Foreign direct investment in the mining sector and the legal implications for corporate social responsibility : South African/Ghanaian case study
Author(s)Stander, Petronella Salomie
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AbstractLLM (Import and Export Law), North-West University, Potchefstroom Campus, 2016
Mining activities in most third world countries include foreign direct investment (FDI) by large-scale foreign mining companies. Most third world countries welcome this as it contributes greatly to their developing economies. While these FDIs hold many benefits for the host country, it is argued that the negative social impacts of mining activities are great and felt most at local level. Local communities in mining towns are at risk of having their economic-, environmental and food security compromised in the mining process.
The expectation of the international community of mining companies to practise corporate social responsibility (CSR) has grown significantly over the last decade. Subsequently mining companies have increasingly started developing CSR programmes that focus on contributing to the development of directly affected communities.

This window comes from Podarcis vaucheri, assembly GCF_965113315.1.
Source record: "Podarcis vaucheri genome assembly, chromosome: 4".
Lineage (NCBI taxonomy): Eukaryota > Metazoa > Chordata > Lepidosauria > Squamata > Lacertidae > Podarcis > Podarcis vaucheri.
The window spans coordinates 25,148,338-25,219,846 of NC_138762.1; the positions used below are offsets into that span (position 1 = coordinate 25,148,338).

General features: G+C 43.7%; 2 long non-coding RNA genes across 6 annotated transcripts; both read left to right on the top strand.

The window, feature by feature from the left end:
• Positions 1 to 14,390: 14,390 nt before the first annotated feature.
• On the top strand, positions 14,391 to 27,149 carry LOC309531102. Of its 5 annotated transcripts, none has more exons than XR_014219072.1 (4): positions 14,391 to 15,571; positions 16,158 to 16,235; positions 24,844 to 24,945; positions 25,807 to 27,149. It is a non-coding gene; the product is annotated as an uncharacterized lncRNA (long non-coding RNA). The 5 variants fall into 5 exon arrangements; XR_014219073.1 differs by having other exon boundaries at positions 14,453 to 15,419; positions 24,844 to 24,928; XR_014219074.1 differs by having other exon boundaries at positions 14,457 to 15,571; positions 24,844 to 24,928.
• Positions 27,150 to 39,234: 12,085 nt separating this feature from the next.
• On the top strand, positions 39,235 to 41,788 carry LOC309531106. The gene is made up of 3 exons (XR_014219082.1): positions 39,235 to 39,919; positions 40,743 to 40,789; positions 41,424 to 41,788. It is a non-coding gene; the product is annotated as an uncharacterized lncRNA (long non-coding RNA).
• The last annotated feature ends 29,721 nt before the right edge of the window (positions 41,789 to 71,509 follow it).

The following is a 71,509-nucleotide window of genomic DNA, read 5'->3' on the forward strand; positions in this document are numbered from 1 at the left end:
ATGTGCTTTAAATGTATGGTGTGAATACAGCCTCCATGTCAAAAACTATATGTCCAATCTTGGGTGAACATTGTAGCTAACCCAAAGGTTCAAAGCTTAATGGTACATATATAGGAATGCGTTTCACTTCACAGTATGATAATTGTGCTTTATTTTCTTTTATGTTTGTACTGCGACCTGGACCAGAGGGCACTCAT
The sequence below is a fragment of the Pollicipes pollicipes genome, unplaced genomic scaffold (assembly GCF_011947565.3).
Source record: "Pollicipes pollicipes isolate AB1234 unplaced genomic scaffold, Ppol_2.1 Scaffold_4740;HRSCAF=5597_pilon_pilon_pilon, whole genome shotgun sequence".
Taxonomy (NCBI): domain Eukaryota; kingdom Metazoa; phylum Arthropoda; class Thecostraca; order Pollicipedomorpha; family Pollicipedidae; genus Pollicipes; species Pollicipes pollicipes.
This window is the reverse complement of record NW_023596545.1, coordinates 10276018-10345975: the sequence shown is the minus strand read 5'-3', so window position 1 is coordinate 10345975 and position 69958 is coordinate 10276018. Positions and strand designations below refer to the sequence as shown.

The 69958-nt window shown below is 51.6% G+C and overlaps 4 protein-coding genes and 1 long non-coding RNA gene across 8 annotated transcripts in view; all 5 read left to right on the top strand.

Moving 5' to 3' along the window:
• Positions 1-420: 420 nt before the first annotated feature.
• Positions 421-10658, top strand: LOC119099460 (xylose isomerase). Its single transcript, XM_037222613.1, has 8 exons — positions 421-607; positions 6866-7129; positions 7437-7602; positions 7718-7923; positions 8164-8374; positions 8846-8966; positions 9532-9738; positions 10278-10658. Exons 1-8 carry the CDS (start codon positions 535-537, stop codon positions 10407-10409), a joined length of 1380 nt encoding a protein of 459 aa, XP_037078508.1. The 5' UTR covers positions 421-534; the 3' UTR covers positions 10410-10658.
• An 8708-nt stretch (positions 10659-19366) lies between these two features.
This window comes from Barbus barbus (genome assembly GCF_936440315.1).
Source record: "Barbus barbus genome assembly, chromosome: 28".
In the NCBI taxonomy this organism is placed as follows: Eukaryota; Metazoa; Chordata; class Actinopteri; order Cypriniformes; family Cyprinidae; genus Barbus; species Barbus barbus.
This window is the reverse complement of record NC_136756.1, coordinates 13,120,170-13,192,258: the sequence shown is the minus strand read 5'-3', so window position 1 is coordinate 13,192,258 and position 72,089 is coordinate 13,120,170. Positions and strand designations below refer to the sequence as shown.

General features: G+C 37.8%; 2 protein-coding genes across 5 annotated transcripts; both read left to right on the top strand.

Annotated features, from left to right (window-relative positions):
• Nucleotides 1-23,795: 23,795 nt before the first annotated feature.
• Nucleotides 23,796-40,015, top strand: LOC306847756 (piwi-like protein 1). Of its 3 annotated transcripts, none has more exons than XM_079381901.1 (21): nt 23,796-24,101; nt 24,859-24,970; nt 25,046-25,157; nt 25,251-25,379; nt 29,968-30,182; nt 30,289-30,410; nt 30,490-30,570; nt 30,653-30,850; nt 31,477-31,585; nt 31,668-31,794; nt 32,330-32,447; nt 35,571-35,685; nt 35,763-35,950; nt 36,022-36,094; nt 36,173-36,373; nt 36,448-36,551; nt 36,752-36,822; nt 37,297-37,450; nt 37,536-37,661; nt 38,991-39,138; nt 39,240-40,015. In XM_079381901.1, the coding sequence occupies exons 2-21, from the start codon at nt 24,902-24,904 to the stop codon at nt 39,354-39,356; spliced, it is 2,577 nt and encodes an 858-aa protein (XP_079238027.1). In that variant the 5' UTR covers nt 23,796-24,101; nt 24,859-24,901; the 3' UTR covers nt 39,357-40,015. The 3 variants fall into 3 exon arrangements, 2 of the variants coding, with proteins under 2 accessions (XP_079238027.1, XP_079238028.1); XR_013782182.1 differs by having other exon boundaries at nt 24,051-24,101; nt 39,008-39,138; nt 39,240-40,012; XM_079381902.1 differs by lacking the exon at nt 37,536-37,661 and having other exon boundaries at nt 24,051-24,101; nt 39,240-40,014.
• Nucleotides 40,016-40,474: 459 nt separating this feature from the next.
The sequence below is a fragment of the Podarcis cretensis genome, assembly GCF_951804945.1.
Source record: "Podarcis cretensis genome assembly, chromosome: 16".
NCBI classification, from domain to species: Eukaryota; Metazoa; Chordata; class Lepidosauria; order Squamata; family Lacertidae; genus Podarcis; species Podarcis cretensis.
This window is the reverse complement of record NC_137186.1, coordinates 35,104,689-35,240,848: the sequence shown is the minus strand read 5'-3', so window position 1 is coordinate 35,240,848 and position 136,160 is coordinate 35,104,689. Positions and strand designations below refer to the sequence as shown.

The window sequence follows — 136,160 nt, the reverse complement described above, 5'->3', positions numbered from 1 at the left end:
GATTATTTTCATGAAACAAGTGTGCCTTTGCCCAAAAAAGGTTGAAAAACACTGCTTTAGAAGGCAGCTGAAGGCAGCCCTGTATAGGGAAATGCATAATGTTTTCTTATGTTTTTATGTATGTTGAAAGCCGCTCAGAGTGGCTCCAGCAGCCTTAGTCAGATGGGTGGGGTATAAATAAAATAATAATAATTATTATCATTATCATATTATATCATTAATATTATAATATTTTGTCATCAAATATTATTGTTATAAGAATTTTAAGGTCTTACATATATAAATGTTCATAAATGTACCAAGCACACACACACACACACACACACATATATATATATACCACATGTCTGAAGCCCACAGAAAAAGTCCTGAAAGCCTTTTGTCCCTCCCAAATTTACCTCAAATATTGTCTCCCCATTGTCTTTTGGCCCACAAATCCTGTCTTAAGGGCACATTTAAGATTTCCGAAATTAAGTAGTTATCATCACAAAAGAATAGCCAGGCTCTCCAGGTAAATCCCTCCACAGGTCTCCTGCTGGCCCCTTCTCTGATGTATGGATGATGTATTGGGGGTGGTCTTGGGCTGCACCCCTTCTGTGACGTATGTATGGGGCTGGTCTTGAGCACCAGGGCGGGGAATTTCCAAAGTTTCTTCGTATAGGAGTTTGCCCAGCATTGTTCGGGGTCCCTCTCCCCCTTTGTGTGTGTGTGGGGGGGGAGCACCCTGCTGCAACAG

The primary aim of this research is to determine the most recent contributions to the international framework for CSR and its implications for South African FDI in the mining sector of developing countries.
In attempting to reach this objective, relevant sections of the Guiding Principles on Business and Human rights, ISO 26000, KING III and the GRI:G4 are examined. In addition, a case study is included to serve as an example of the practical implications for mining entities of international provisions applicable to FDI and CSR.
Some of the most noteworthy contributions by the above four instruments include the human rights due diligence process, requiring of companies to assess their possible human rights impacts prior to starting their operations; and the integrated reporting system, requiring of companies to include both financial and non-financial matters in their annual reports, amongst others.
It is argued that CSR and the subsequent reporting thereof are moving in a positive direction – towards realising sustainable development. The force behind external assurance of sustainability matters, however, leaves much to be desired.